DAVID SPEERS: Is Tony Windsor in your view the best person to chair this inquiry?’
SIMON BIRMINGHAM: Well look, Tony Windsor I’m sure will bring a compassionate approach hopefully to the regional communities. I would hope he will also bring an approach to see through the process of Basin reform. Reform is never easy and that’s why the Howard Government put the balanced approach forward, legislated for reform, funded adjustment. The Government needs to make sure that this committee isn’t some means for them to backtrack on a commitment to that reform. This Labor Government in three years has got very little of a reform agenda to show for its work and they can’t allow this to be a way to backslide out of it so they need to commit to seeing the job through, just to doing it properly and that’s what they’ve failed to do so far.
DAVID SPEERS: I want to show you some of the scenes at the community consultation meeting in Griffith today in New South Wales, some angry farmers there made their concerns heard, have a look.
DAVID SPEERS: Do you think this is really achieving anything, these meetings?
SIMON BIRMINGHAM: The passion in these communities is one of palpable anger and I understand that. I was in Shepparton on Tuesday, I’ll be in Renmark for the consultations there tomorrow and between Barnaby Joyce and I, we’ve covered communities in all four of the big Basin states in SA, Victoria, Queensland and New South Wales and we know the anger that’s there and the anger is there because the Government for some strange reason has been caught so flat-footed on a process that has been in tandem from the day they were elected. 
It’s not like this process began a few weeks ago or at the time of the election we just had, this Government has had three years to get its act together on this. They’ve failed to do so and now because the Ministers have been too weak in succession, between Minister Wong and Minister Burke, to plan for the release of this report, they seem to want to buckpass it off to a parliamentary inquiry chaired by an Independent and seek some sort of cover under cloak of this Independent.
DAVID SPEERS: Well, you’re saying the Government should take a firmer position in all of this, but just to clear up, the Coalition’s position is essentially to now take this draft Plan, give it to a Productivity Commission for another inquiry, I mean you’re not saying where you would draw the line on cuts either, are you?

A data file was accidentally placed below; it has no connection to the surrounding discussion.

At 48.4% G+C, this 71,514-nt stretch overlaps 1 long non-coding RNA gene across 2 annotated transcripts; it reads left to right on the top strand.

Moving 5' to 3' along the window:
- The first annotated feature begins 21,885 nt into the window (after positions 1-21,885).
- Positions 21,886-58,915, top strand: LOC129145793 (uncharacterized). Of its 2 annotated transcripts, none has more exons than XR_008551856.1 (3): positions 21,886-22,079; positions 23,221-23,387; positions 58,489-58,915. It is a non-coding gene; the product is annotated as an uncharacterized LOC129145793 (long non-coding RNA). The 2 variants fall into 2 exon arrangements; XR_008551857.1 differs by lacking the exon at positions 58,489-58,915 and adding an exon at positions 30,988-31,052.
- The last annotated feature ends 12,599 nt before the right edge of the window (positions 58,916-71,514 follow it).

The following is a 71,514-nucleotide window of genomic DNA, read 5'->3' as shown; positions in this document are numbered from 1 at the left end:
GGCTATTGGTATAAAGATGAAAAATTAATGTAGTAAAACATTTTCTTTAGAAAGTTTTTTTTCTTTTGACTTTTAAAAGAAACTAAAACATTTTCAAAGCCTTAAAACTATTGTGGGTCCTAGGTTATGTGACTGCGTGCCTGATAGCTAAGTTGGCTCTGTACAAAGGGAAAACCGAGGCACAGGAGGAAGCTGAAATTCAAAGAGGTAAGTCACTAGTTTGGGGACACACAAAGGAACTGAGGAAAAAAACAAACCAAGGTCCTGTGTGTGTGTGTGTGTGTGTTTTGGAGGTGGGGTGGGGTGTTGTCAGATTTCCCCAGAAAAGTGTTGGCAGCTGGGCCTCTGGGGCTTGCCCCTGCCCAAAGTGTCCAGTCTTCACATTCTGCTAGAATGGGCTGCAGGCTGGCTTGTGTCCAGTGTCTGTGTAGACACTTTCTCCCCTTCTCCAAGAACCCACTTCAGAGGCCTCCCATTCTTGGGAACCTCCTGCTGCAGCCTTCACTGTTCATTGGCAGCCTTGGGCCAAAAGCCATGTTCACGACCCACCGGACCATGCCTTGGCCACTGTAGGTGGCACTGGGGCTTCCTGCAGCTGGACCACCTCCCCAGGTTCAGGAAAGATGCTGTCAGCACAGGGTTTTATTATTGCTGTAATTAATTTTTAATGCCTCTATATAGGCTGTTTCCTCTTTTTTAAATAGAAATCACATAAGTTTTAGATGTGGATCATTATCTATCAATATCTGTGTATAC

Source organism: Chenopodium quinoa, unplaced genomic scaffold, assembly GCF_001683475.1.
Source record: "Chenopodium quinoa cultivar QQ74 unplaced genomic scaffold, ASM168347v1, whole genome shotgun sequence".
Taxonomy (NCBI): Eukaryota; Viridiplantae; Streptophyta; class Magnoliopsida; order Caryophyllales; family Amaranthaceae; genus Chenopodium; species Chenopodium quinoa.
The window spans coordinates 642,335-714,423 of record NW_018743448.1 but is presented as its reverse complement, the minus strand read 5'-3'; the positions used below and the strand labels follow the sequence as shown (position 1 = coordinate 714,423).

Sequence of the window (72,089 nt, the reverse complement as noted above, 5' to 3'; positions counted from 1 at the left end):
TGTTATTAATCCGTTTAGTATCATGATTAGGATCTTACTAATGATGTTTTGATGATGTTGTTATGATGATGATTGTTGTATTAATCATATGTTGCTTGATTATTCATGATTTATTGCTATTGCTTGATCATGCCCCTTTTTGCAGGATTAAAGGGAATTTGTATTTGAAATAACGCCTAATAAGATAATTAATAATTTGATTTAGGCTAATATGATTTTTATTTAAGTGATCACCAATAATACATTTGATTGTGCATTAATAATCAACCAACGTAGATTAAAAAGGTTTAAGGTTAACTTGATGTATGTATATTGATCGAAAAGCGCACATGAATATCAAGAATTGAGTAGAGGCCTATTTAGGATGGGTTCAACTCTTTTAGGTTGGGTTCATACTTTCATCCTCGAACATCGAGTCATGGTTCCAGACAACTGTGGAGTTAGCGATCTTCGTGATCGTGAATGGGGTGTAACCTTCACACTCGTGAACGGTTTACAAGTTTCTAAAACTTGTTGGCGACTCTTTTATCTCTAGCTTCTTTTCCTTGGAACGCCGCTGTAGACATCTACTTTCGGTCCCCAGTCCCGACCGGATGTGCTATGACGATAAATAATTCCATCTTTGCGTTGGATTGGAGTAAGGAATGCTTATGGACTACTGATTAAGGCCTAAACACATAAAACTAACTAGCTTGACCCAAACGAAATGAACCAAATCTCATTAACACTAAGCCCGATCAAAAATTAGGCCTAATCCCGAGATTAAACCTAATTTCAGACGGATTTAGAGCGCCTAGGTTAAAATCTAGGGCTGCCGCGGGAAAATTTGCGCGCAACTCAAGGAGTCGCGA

SIMON BIRMINGHAM: David, we would have preferred the Productivity Commission inquiry to have been done up front. Would have preferred there to be genuine economic analysis to actually inform and be part of this Plan. The fact is there’s not…
DAVID SPEERS: But at the end of the day, it’s just another inquiry. What is the Coalition’s position on how much water would be acceptable to cut?
SIMON BIRMINGHAM: Our position remains the same as it was in 2007 and that is, what’s necessary to deliver sustainable rivers whilst maintaining sustainable Basin communities and that’s always going to be a balance…
DAVID SPEERS: Therein lies the quandary…
SIMON BIRMINGHAM: Therein lies the quandary…
DAVID SPEERS: … which is the difficulty that the Government’s going through as well.
SIMON BIRMINGHAM: The Government unfortunately, in three years it’s had, has only focused on half of that equation, and they’ve ignored the sustainable Basin communities half. They need to get the balance back into this and I’m personally not convinced that a parliamentary inquiry is the whole solution and that’s why, if they’re going down this path, they need to ensure that both the Murray-Darling Basin Authority, who presumably will still be going through their consultation sessions, still be releasing their Draft Plan in February next year and doing their job, that they’re informed with expert opinion, and that the parliamentary inquiry is informed with expert opinion.
DAVID SPEERS: So if the Government were to announce a Productivity Commission inquiry as well, you’d give them a tick a say yep, they’re doing everything right?
SIMON BIRMINGHAM: If they were to announce that, I’d give them a tick and say they’re starting to catch up with where they should have been before now and that would at least be a step in the right direction.
DAVID SPEERS: Now just taking a step back from all of this and looking more broadly at sustainability. The World Wildlife Fund released a report tody ranking Australia eighth worst out of 152 countries when it comes to sustainability. They say if the world lived by our standards here in Australia we’d need four planets to survive. Do you acknowledge we do need to do a better job as Australians in living sustainably?
SIMON BIRMINGHAM: Look, I think we’ve made some great steps forward in the last decade or so, if you look at a couple of the benchmark pieces of legislation passed by the Howard Government, the Environment Protection and Biodiversity Conservation Act and this Water Act that we’re talking about, they are about putting Australia back onto a more sustainable footing. There’s work to be done and, as I say, reform is always difficult in these areas and that’s why Government needs to spend every dollar and every minute of time wisely to make that reform process work.
DAVID SPEERS: It certainly is difficult… Simon Birmingham, we’ll have to leave it there, thank you for joining us.
SIMON BIRMINGHAM: A pleasure, David.